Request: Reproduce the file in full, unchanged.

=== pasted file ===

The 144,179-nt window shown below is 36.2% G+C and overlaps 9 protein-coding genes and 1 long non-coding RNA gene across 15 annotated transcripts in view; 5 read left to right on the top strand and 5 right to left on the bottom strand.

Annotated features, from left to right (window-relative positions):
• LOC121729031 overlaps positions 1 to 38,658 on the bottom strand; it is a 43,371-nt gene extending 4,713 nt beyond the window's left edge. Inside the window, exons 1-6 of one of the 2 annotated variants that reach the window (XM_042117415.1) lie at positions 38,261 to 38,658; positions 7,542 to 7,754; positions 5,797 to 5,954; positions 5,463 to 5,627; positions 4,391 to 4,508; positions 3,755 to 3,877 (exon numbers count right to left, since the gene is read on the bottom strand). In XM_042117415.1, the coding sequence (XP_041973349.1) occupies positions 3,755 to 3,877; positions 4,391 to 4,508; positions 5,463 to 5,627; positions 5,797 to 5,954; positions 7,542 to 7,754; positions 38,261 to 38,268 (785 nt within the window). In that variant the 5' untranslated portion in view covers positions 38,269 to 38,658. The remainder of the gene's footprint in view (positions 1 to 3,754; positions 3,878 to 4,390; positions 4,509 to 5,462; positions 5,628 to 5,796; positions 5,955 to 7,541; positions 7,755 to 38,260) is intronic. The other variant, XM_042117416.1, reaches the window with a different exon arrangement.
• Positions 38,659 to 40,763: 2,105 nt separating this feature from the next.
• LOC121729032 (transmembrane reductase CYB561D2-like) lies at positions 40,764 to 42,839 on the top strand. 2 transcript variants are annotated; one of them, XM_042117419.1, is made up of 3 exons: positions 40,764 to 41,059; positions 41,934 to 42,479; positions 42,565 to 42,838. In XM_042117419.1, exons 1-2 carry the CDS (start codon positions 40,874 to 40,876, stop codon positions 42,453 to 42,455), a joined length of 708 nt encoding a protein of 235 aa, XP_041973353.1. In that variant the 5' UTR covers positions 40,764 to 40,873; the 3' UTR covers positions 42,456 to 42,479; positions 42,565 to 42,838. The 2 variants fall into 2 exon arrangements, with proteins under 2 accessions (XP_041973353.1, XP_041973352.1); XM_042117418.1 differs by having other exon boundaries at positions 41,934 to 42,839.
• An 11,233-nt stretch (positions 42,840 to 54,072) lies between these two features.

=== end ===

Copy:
The 144,179-nt window shown below is 36.2% G+C and overlaps 9 protein-coding genes and 1 long non-coding RNA gene across 15 annotated transcripts in view; 5 read left to right on the top strand and 5 right to left on the bottom strand.

Annotated features, from left to right (window-relative positions):
• LOC121729031 overlaps positions 1 to 38,658 on the bottom strand; it is a 43,371-nt gene extending 4,713 nt beyond the window's left edge. Inside the window, exons 1-6 of one of the 2 annotated variants that reach the window (XM_042117415.1) lie at positions 38,261 to 38,658; positions 7,542 to 7,754; positions 5,797 to 5,954; positions 5,463 to 5,627; positions 4,391 to 4,508; positions 3,755 to 3,877 (exon numbers count right to left, since the gene is read on the bottom strand). In XM_042117415.1, the coding sequence (XP_041973349.1) occupies positions 3,755 to 3,877; positions 4,391 to 4,508; positions 5,463 to 5,627; positions 5,797 to 5,954; positions 7,542 to 7,754; positions 38,261 to 38,268 (785 nt within the window). In that variant the 5' untranslated portion in view covers positions 38,269 to 38,658. The remainder of the gene's footprint in view (positions 1 to 3,754; positions 3,878 to 4,390; positions 4,509 to 5,462; positions 5,628 to 5,796; positions 5,955 to 7,541; positions 7,755 to 38,260) is intronic. The other variant, XM_042117416.1, reaches the window with a different exon arrangement.
• Positions 38,659 to 40,763: 2,105 nt separating this feature from the next.
• LOC121729032 (transmembrane reductase CYB561D2-like) lies at positions 40,764 to 42,839 on the top strand. 2 transcript variants are annotated; one of them, XM_042117419.1, is made up of 3 exons: positions 40,764 to 41,059; positions 41,934 to 42,479; positions 42,565 to 42,838. In XM_042117419.1, exons 1-2 carry the CDS (start codon positions 40,874 to 40,876, stop codon positions 42,453 to 42,455), a joined length of 708 nt encoding a protein of 235 aa, XP_041973353.1. In that variant the 5' UTR covers positions 40,764 to 40,873; the 3' UTR covers positions 42,456 to 42,479; positions 42,565 to 42,838. The 2 variants fall into 2 exon arrangements, with proteins under 2 accessions (XP_041973353.1, XP_041973352.1); XM_042117418.1 differs by having other exon boundaries at positions 41,934 to 42,839.
• An 11,233-nt stretch (positions 42,840 to 54,072) lies between these two features.